Russian president Vladimir Putin and Chinese president Xi Jinping met in Samarkand, Uzbekistan on Thursday, where the two leaders reaffirmed their commitment to their “no limits” partnership and condemned attempts by the United States and Europe to create a “unipolar world,” according to a readout released by the Russian president’s office.
During the meeting—conducted on the sidelines of the annual summit of the Shanghai Cooperation Organization, a Eurasian security conference—Putin alluded to the “model” of Sino-Russian relations, suggesting that their partnership played a “key role in ensuring global and regional stability.”
“Together, we advocate the formation of a just, democratic, and multipolar world order based on international law and the central role of the UN,” Putin said. He also expressed gratitude to Beijing for “the balanced position of our Chinese friends in connection with the Ukrainian crisis,” referring to Russia’s invasion of its western neighbor in February. He briefly acknowledged that Moscow “underst[ood] your questions and concerns about this,” a rare allusion to Chinese reservations about the conduct of the war, before shifting to a condemnation of recent Western “provocations” in the Taiwan Strait.
In his response, Xi emphasized the importance of restoring stability to the global world order and claimed that Moscow and Beijing together could play a key role in bringing an end to international unrest.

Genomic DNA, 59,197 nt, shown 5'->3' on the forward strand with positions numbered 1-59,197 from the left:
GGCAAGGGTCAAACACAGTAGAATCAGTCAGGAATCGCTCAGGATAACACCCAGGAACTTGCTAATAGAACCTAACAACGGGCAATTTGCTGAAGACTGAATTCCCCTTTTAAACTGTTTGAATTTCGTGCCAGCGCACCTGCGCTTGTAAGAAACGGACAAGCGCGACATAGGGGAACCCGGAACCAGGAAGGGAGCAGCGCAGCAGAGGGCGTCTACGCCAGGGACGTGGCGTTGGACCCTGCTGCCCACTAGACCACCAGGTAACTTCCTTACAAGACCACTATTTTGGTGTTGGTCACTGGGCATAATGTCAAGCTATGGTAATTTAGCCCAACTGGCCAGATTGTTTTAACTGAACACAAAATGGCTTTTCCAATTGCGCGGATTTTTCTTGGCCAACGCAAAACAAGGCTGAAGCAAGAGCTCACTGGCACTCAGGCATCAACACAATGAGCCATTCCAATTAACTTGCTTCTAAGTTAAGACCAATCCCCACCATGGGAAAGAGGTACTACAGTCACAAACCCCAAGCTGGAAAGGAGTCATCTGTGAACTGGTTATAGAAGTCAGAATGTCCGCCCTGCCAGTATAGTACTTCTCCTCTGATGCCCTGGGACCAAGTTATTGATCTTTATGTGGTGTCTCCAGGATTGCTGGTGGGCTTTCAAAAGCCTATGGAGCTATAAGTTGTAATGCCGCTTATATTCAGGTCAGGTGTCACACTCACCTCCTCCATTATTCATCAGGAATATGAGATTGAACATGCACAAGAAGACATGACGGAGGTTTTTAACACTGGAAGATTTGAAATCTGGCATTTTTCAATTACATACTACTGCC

“China is willing to work with Russia to play a leading role in demonstrating the responsibility of major powers, and to instill stability and positive energy into a world in turmoil,” the Chinese leader said.
Putin and Xi, who referred to each other as “comrades” and “old friends,” also discussed economic ties between Moscow and Beijing during their remarks. China has refused to participate in international sanctions efforts against the Kremlin and has consequently emerged as an essential lifeline for Russian exports, particularly oil and natural gas. Putin noted the increase in annual bilateral trade in his remarks, observing that it had increased by thirty-five percent to $140 billion in 2022 and vowed to increase it to $200 billion “in the near future.”
Xi’s and Putin’s meeting in Uzbekistan marks the first in-person meeting between the two leaders since February when Putin traveled to Beijing to watch the opening ceremony of the 2022 Winter Olympics and where the two leaders proclaimed the Sino-Russian “no limits” partnership. Some observers have since speculated that Putin visited Beijing to inform Xi about his plan to invade Ukraine later in the month, observing that the invasion began only four days after the end of the Winter Olympics. China has denied that it knew about the invasion in advance.
Trevor Filseth is a current and foreign affairs writer for the National Interest.